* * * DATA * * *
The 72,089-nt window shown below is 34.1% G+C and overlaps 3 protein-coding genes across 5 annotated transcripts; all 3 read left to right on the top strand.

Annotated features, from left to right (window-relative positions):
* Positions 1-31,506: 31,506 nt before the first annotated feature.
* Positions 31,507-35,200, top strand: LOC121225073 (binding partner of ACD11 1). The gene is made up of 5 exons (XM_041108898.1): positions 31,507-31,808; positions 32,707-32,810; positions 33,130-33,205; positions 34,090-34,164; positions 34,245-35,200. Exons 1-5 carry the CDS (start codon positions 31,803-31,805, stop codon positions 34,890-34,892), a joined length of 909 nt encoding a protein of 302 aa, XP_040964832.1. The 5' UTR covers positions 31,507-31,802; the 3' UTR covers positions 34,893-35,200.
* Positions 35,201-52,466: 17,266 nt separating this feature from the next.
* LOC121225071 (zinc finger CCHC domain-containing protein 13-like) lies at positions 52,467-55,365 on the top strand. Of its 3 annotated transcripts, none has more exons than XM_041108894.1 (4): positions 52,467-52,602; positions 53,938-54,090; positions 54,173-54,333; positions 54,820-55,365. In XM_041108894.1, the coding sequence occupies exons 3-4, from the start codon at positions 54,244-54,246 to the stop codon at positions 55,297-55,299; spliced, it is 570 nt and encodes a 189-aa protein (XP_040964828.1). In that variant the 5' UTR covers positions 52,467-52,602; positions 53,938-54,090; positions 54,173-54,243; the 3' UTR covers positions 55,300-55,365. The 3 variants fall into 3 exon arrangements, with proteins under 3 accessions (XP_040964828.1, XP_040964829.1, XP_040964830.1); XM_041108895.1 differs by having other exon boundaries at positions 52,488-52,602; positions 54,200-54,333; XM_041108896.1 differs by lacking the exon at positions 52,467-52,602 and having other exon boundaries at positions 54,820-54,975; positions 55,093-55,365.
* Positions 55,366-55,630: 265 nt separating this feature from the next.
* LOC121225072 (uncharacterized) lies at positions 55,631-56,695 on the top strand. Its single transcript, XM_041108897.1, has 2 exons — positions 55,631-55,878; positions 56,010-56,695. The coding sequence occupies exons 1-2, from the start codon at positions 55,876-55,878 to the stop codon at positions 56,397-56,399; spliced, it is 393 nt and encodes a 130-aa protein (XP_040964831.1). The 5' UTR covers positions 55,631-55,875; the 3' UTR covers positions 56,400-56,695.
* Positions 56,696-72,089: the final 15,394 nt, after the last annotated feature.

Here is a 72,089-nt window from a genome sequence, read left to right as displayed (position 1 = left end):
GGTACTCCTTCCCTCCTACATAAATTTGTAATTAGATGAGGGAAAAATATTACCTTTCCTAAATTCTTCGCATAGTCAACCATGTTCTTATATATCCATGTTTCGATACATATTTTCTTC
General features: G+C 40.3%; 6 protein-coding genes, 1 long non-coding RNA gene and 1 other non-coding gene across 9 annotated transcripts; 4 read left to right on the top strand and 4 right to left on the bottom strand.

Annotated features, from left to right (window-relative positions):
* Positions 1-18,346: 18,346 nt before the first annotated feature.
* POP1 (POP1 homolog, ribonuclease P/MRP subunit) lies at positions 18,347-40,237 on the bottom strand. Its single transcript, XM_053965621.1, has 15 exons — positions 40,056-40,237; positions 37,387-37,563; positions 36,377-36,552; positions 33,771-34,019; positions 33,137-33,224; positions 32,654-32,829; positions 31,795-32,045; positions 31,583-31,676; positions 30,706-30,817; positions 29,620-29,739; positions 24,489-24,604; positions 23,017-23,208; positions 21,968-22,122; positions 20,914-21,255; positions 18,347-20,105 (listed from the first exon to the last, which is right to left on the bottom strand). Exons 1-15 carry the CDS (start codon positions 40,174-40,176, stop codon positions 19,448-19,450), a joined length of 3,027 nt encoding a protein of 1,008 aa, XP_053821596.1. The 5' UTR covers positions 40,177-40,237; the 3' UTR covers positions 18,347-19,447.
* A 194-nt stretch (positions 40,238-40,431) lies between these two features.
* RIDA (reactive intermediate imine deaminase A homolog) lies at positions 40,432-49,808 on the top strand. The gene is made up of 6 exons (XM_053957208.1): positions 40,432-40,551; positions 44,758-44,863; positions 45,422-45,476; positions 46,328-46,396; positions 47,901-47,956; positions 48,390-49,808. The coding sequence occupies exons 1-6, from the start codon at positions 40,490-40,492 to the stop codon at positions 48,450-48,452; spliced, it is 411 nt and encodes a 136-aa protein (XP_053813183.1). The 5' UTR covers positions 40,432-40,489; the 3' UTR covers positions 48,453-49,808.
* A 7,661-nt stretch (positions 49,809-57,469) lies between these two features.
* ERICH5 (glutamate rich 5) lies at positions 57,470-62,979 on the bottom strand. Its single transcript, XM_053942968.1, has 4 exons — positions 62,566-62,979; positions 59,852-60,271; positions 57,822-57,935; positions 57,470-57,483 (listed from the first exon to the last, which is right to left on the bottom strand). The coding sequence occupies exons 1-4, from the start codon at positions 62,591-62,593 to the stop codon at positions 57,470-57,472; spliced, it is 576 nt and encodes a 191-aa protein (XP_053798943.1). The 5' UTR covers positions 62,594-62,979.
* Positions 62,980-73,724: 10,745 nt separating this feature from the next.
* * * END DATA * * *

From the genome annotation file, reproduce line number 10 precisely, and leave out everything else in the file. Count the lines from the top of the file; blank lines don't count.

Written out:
Here is a 72,089-nt window from a genome sequence, read left to right as displayed (position 1 = left end):